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  • July 11, 2014 - Reflections

    By Jean S. Horner
    The other day while walking down a corridor in a public building, I saw what appeared to be someone walking toward me. On coming closer, I found it was my own reflection in a huge mirror. For a moment it frightened me. Somehow a full-length reflection of one’s self is a startling thing. ...




Sack Lunch Spirituality

By Robert C. Crosby
June 1, 2014

Amid a windfall of miracles and supernatural events among the Five Thousand, Jesus’ disciples seemed worried. While blinded eyes opened, lame legs walked, and deaf ears heard, the Twelve were concerned about another need: getting hungry.

Philip answered ... “It would take more than half a year’s wages to buy enough bread for each one to have a bite!”

Another of His disciples, Andrew, Simon Peter’s brother, spoke up, “Here is a boy with five small barley loaves and two small fish, but how far will they go among so many?”

Jesus said, “Have the people sit down.” There was plenty of grass in that place, and they sat down (about 5,000 men were there). Jesus then took the loaves, gave thanks, and distributed to those who were seated as much as they wanted. He did the same with the fish (John 6:7-11).

The boy with the sack lunch during the feeding of the Five Thousand learned a secret almost everyone else in the group most certainly missed: the secret of surrender. The moment this boy extended his hand and offered his lunch to Jesus, he took a step out of his own agenda and a step into Christ’s; his focus went from his selfish interests to Kingdom work. While it appeared he was giving something he needed most in that hour — namely, food — he was just about to gain something much greater.

Here they were: the Five Thousand, freshly touched by God’s presence. Each one of them who had been sick was now healed. At that moment, they must have been the healthiest pack of people in Palestine.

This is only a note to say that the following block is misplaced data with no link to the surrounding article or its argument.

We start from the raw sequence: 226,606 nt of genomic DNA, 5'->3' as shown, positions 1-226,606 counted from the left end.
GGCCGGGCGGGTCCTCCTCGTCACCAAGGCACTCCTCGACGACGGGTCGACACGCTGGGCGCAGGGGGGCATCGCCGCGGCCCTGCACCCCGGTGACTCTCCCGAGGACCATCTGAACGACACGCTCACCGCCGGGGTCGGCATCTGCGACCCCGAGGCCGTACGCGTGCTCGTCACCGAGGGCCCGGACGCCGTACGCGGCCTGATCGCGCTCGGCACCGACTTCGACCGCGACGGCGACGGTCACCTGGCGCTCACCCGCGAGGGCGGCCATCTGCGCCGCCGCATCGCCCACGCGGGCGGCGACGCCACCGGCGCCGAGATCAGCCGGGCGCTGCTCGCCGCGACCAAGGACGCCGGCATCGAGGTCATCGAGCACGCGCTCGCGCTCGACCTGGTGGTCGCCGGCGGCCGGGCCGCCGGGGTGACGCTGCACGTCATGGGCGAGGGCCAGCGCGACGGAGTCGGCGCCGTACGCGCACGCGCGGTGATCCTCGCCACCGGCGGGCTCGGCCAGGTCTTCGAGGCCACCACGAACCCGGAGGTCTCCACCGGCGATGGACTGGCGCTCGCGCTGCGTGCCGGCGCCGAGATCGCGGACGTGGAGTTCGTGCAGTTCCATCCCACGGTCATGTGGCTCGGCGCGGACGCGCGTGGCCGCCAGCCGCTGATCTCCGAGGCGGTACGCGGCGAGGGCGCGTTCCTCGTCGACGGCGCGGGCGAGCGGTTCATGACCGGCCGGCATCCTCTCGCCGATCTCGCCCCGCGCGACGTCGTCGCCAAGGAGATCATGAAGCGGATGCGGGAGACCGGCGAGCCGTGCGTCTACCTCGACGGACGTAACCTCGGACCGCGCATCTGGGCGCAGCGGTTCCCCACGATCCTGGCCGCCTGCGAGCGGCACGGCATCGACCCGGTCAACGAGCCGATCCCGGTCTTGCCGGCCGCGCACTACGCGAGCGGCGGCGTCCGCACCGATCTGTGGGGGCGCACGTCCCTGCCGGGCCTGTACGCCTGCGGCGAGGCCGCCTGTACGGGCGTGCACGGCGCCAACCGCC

But there was one problem: Now they were really hungry. And to make matters worse, they were way out in the wilder­ness. The nearest food markets were days away.

Imagine you were in that desperate place, feeling healthy but hungry. And you have something no one else in the Five Thousand has — lunch. Somehow among all the mothers in Palestine, yours had the foresight to prepare a sack lunch for you. What would you do?

I know what I would have done. I would have probably slipped off to a private spot long enough to enjoy it. Or, at the most, shared it with my immediate family, making sure I had a bigger piece than did any of my siblings. Not this lad. He caught something before Jesus ever taught it, with words, that is. He learned the secret of surrender.

This young man, like all the rest of the Five Thousand, had received from God. Maybe he was healed, as many of the rest of them were. As a matter of fact, I think that may be what motivated him to give his lunch to Jesus. It is doubtful that when he placed it in Jesus’ hands, he had any idea of what the Lord intended to do. For all he knew, he was offering Jesus one meal for himself. The Lord had ministered to (and probably healed) him. Now the least he could do was minister to (or serve) Jesus in some way.

That young man had the same thing you have to offer — what God has already given you, what He has placed in your hands — that and nothing more.

John’s telling of this story adds a bit to it. It shows that the challenge of feeding the Five Thousand was a big problem: “One of [Jesus’] disciples, Andrew, Simon Peter’s brother, said to him, ‘There is a boy here who has five barley loaves and two fish, but what are they for so many?’” (6:8,9 ESV, emphasis mine).

What’s in Your Hands?